Every decision we take has three aims in mind. First, to continue to support the NATO mission in Afghanistan . Second, to reinforce our actual military capability. As Chancellor Merkel’s government is showing right here in Germany, what matters is not bureaucracy, which frankly Europe needs a lot less of, but the political will to build military capability that we need as nations and allies, that we can deliver in the field. Third, we want to make sure that Britain is protected from the new and various threats that we face. That is why we are investing in a national cyber security programme that I know William Hague talked about yesterday, and we are sharpening our readiness to act on counter-proliferation.

    But the biggest threat that we face comes from terrorist attacks, some of which are, sadly, carried out by our own citizens. It is important to stress that terrorism is not linked exclusively to any one religion or ethnic group. My country, the United Kingdom , still faces threats from dissident republicans in Northern Ireland . Anarchist attacks have occurred recently in Greece and in Italy , and of course, yourselves in Germany were long scarred by terrorism from the Red Army Faction. Nevertheless, we should acknowledge that this threat comes in Europe overwhelmingly from young men who follow a completely perverse, warped interpretation of Islam, and who are prepared to blow themselves up and kill their fellow citizens. Last week at Davos I rang the alarm bell for the urgent need for Europe to recover its economic dynamism, and today, though the subject is complex, my message on security is equally stark. We will not defeat terrorism simply by the action we take outside our borders. Europe needs to wake up to what is happening in our own countries. Of course, that means strengthening, as Angela has said, the security aspects of our response, on tracing plots, on stopping them, on counter-surveillance and intelligence gathering.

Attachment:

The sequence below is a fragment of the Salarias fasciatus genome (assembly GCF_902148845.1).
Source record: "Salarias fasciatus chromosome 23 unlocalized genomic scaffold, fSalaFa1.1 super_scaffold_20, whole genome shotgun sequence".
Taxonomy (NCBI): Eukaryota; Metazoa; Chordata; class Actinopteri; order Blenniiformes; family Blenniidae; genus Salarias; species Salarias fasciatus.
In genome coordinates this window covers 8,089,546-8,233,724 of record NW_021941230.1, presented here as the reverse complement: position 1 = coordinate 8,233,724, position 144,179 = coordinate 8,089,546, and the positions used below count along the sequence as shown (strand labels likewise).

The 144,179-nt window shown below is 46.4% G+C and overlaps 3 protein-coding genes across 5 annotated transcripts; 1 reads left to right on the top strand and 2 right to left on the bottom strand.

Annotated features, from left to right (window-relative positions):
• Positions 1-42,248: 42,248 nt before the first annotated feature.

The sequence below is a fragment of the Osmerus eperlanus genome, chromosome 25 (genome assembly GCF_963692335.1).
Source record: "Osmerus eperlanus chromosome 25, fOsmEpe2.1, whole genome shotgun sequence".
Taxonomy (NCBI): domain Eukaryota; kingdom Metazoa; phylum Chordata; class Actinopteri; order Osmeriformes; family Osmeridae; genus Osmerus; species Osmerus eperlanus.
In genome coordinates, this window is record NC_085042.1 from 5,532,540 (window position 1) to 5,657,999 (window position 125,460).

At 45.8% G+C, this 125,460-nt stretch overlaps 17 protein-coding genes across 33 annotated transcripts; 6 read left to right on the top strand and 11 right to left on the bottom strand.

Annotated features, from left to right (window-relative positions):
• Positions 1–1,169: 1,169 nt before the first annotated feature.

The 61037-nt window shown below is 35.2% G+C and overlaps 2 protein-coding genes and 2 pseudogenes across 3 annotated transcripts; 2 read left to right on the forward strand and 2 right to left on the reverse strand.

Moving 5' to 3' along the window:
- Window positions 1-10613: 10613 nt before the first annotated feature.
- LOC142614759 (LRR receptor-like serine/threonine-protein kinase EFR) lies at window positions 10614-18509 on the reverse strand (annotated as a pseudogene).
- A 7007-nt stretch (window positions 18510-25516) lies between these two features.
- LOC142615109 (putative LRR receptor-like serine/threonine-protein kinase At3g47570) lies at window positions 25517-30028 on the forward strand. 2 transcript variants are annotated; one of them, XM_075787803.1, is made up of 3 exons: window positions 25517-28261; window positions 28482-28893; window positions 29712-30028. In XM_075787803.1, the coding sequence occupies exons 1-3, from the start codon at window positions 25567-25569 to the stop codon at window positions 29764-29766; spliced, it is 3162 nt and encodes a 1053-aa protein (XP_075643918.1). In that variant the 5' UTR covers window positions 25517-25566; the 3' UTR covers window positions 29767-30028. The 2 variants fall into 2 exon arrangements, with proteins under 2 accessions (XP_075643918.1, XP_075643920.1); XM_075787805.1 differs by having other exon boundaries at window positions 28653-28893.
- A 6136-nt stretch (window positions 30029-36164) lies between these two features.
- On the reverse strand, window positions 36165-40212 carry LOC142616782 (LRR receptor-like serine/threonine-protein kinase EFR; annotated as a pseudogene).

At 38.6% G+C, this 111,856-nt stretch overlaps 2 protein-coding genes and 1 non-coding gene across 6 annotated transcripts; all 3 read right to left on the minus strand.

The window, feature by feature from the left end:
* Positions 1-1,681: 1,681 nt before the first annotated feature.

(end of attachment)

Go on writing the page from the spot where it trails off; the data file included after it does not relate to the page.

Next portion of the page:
But this is just part of the answer. We have got to get to the root of the problem, and we need to be absolutely clear on where the origins of where these terrorist attacks lie. That is the existence of an ideology, Islamist extremism. We should be equally clear what we mean by this term, and we must distinguish it from Islam. Islam is a religion observed peacefully and devoutly by over a billion people. Islamist extremism is a political ideology supported by a minority. At the furthest end are those who back terrorism to promote their ultimate goal: an entire Islamist realm, governed by an interpretation of Sharia. Move along the spectrum, and you find people who may reject violence, but who accept various parts of the extremist worldview, including real hostility towards Western democracy and liberal values. It is vital that we make this distinction between religion on the one hand, and political ideology on the other. Time and again, people equate the two. They think whether someone is an extremist is dependent on how much they observe their religion. So, they talk about moderate Muslims as if all devout Muslims must be extremist. This is profoundly wrong. Someone can be a devout Muslim and not be an extremist. We need to be clear: Islamist extremism and Islam are not the same thing.

    This highlights, I think, a significant problem when discussing the terrorist threat that we face. There is so much muddled thinking about this whole issue. On the one hand, those on the hard right ignore this distinction between Islam and Islamist extremism, and just say that Islam and the West are irreconcilable – that there is a clash of civilizations. So, it follows: we should cut ourselves off from this religion, whether that is through forced repatriation, favoured by some fascists, or the banning of new mosques, as is suggested in some parts of Europe . These people fuel Islamophobia, and I completely reject their argument. If they want an example of how Western values and Islam can be entirely compatible, they should look at what’s happened in the past few weeks on the streets of Tunis and Cairo : hundreds of thousands of people demanding the universal right to free elections and democracy.